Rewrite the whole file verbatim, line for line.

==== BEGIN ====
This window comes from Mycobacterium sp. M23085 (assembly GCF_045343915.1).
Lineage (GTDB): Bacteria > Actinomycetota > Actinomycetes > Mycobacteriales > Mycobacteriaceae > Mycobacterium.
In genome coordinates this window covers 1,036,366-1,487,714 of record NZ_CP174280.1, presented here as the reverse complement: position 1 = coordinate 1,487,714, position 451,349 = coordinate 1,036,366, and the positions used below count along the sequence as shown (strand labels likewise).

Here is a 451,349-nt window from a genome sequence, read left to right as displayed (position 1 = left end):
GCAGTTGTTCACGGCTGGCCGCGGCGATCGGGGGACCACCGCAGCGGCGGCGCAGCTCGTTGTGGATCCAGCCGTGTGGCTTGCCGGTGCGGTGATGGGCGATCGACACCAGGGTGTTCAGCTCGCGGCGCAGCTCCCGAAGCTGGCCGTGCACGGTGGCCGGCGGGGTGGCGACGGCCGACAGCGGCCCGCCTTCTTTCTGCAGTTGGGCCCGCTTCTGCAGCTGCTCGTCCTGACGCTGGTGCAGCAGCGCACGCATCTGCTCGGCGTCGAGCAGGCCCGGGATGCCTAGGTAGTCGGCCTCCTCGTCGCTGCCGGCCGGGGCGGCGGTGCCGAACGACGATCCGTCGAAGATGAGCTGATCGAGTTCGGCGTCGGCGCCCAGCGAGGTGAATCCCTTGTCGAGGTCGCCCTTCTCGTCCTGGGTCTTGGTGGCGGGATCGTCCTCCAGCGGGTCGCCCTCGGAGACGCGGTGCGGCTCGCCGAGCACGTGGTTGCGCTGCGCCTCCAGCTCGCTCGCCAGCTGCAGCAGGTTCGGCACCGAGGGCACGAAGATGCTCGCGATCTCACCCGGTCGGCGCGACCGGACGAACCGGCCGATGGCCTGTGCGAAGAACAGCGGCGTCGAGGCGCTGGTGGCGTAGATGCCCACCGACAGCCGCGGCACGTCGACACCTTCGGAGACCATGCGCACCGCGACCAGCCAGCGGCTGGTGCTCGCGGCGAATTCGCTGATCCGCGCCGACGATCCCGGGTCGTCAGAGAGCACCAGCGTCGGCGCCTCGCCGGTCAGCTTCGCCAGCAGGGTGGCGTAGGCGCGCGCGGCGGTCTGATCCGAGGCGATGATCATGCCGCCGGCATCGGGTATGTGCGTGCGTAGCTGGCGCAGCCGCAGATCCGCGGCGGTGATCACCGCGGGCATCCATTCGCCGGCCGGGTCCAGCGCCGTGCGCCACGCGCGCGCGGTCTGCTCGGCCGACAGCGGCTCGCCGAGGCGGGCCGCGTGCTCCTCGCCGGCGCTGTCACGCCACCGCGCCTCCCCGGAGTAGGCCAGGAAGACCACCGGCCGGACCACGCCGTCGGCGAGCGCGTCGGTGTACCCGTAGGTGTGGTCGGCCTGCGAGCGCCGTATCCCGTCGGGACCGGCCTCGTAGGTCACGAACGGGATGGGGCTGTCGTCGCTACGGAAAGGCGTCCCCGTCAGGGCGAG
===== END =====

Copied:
This window comes from Mycobacterium sp. M23085 (assembly GCF_045343915.1).
Lineage (GTDB): Bacteria > Actinomycetota > Actinomycetes > Mycobacteriales > Mycobacteriaceae > Mycobacterium.
In genome coordinates this window covers 1,036,366-1,487,714 of record NZ_CP174280.1, presented here as the reverse complement: position 1 = coordinate 1,487,714, position 451,349 = coordinate 1,036,366, and the positions used below count along the sequence as shown (strand labels likewise).

Here is a 451,349-nt window from a genome sequence, read left to right as displayed (position 1 = left end):
GCAGTTGTTCACGGCTGGCCGCGGCGATCGGGGGACCACCGCAGCGGCGGCGCAGCTCGTTGTGGATCCAGCCGTGTGGCTTGCCGGTGCGGTGATGGGCGATCGACACCAGGGTGTTCAGCTCGCGGCGCAGCTCCCGAAGCTGGCCGTGCACGGTGGCCGGCGGGGTGGCGACGGCCGACAGCGGCCCGCCTTCTTTCTGCAGTTGGGCCCGCTTCTGCAGCTGCTCGTCCTGACGCTGGTGCAGCAGCGCACGCATCTGCTCGGCGTCGAGCAGGCCCGGGATGCCTAGGTAGTCGGCCTCCTCGTCGCTGCCGGCCGGGGCGGCGGTGCCGAACGACGATCCGTCGAAGATGAGCTGATCGAGTTCGGCGTCGGCGCCCAGCGAGGTGAATCCCTTGTCGAGGTCGCCCTTCTCGTCCTGGGTCTTGGTGGCGGGATCGTCCTCCAGCGGGTCGCCCTCGGAGACGCGGTGCGGCTCGCCGAGCACGTGGTTGCGCTGCGCCTCCAGCTCGCTCGCCAGCTGCAGCAGGTTCGGCACCGAGGGCACGAAGATGCTCGCGATCTCACCCGGTCGGCGCGACCGGACGAACCGGCCGATGGCCTGTGCGAAGAACAGCGGCGTCGAGGCGCTGGTGGCGTAGATGCCCACCGACAGCCGCGGCACGTCGACACCTTCGGAGACCATGCGCACCGCGACCAGCCAGCGGCTGGTGCTCGCGGCGAATTCGCTGATCCGCGCCGACGATCCCGGGTCGTCAGAGAGCACCAGCGTCGGCGCCTCGCCGGTCAGCTTCGCCAGCAGGGTGGCGTAGGCGCGCGCGGCGGTCTGATCCGAGGCGATGATCATGCCGCCGGCATCGGGTATGTGCGTGCGTAGCTGGCGCAGCCGCAGATCCGCGGCGGTGATCACCGCGGGCATCCATTCGCCGGCCGGGTCCAGCGCCGTGCGCCACGCGCGCGCGGTCTGCTCGGCCGACAGCGGCTCGCCGAGGCGGGCCGCGTGCTCCTCGCCGGCGCTGTCACGCCACCGCGCCTCCCCGGAGTAGGCCAGGAAGACCACCGGCCGGACCACGCCGTCGGCGAGCGCGTCGGTGTACCCGTAGGTGTGGTCGGCCTGCGAGCGCCGTATCCCGTCGGGACCGGCCTCGTAGGTCACGAACGGGATGGGGCTGTCGTCGCTACGGAAAGGCGTCCCCGTCAGGGCGAG